Ascomycetous yeast species recovered from grapes damaged by honeydew and sour rot
To identify ascomycetous yeasts recovered from sound and damaged grapes by the presence of honeydew or sour rot. Methods and Results:
In sound grapes, the mean yeast counts ranged from 3·20 ± 1·04 log CFU g−1 to 5·87 ± 0·64 log CFU g−1. In honeydew grapes, the mean counts ranged from 3·88 ± 0·80 log CFU g−1 to 6·64 ± 0·77 log CFU g−1. In sour rot grapes counts varied between 6·34 ± 1·03 and 7·68 ± 0·38 logCFU g−1. Hanseniaspora uvarum was the most frequent species from sound samples. In both types of damage, the most frequent species were Candida vanderwaltii, H. uvarum and Zygoascus hellenicus. The latter species was recovered in high frequency because of the utilization of the selective medium DBDM (Dekkera/Brettanomyces differential medium). The scarce isolation frequency of the wine spoilage species Zygosaccharomyces bailii (in sour rotten grapes) and Zygosaccharomyces bisporus (in honeydew affected grapes) could only be demonstrated by the use of the selective medium ZDM (Zygosaccharomyces differential medium). Conclusions:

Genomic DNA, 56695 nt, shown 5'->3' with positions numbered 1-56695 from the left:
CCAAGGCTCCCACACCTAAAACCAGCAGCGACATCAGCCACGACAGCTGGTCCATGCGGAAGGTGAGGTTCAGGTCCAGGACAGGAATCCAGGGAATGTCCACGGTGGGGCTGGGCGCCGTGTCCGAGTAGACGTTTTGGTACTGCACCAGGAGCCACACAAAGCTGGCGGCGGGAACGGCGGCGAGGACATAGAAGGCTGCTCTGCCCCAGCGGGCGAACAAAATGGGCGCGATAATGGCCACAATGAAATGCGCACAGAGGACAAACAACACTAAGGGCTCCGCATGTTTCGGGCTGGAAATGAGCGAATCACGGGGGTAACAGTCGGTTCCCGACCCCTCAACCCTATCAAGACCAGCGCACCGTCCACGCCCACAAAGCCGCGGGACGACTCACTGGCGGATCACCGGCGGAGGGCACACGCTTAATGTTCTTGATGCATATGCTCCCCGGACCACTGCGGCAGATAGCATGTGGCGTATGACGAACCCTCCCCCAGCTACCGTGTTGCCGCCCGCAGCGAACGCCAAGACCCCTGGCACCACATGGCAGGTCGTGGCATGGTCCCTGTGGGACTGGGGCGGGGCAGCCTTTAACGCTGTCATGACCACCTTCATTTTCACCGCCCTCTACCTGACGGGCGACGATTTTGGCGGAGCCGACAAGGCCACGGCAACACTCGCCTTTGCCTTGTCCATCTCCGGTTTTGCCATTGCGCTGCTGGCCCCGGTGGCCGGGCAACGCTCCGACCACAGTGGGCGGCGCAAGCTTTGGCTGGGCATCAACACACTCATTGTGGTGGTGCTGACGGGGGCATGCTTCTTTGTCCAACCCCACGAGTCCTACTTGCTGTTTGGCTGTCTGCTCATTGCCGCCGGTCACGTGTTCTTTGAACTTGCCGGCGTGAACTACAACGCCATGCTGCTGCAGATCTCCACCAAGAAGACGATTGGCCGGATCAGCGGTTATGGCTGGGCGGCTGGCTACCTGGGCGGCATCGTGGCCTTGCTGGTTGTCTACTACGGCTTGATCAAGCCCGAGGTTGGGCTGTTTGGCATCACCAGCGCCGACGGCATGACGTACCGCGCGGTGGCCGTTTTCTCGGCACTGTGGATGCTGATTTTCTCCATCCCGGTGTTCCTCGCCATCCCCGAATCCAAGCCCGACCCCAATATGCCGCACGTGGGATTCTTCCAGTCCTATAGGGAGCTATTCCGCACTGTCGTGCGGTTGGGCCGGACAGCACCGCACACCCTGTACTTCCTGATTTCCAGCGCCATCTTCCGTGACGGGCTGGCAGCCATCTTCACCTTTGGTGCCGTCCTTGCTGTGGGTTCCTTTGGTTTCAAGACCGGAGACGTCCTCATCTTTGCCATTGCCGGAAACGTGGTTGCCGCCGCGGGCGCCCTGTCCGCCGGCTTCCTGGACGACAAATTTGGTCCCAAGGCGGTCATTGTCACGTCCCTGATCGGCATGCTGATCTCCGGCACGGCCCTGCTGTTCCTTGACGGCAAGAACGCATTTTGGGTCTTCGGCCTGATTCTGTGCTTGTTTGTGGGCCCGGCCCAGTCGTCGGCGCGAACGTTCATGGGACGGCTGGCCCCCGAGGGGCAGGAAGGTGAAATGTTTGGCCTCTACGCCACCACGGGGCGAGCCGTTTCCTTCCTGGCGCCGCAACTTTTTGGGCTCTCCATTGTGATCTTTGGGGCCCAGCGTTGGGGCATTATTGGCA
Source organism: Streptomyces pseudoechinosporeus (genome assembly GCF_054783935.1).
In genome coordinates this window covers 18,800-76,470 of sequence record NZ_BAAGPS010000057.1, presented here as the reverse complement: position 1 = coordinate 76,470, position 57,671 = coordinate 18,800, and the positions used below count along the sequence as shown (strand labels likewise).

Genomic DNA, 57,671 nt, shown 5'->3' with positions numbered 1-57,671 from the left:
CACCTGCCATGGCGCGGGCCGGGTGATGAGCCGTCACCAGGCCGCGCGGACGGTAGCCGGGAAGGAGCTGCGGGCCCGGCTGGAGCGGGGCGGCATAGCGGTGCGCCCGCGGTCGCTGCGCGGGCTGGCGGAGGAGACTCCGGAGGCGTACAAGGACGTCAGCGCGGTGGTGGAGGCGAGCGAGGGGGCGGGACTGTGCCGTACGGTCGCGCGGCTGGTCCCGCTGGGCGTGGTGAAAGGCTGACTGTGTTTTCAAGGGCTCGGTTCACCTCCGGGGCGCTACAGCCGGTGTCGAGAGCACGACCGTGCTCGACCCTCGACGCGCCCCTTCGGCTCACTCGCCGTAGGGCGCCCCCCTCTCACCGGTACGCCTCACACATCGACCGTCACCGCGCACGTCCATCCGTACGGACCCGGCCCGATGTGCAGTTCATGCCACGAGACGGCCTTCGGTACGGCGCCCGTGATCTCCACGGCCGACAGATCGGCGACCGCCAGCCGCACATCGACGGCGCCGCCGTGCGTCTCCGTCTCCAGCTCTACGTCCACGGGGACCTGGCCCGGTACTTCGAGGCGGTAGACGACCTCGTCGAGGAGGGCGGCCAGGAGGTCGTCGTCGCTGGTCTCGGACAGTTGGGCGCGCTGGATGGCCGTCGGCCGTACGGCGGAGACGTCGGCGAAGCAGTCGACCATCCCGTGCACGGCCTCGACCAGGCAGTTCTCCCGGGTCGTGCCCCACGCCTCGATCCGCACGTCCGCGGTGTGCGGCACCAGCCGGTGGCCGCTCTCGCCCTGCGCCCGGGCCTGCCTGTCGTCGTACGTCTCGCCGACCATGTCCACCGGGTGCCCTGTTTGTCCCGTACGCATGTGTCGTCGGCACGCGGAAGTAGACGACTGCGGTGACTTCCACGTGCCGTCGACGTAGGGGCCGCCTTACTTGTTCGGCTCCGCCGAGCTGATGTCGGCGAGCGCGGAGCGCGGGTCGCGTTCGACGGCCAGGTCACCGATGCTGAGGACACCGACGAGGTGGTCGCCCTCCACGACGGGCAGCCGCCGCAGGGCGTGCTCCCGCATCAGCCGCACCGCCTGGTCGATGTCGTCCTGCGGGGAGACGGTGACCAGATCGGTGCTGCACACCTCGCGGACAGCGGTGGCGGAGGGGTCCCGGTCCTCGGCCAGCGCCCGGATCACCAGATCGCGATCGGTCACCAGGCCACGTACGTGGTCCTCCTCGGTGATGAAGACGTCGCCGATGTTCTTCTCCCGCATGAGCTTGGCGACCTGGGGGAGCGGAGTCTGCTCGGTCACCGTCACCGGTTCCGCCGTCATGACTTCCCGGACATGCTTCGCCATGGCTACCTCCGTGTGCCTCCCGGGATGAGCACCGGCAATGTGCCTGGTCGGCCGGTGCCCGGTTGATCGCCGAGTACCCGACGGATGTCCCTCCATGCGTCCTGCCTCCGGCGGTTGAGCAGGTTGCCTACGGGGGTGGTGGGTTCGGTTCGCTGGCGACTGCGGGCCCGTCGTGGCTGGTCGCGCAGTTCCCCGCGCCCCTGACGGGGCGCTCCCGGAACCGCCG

The isolation of several species only from damaged grapes indicates that damage constituted the main factor determining yeast diversity. The utilization of selective media is required for eliciting the recovery of potentially wine spoilage species. Significance and Impact of the Study:
The impact of damaged grapes in the yeast ecology of grapes has been underestimated.
Document Type: Research Article
Affiliations: 1: Laboratório de Microbiologia, Departamento de Botânica e Engenharia Biológica, Instituto Superior de Agronomia, Technical University of Lisbon, Lisboa, Portugal 2: Departamento de Biotecnología, Instituto de Agroquímica y Tecnología de Alimentos (CSIC), València, Spain
Publication date: 01 April 2008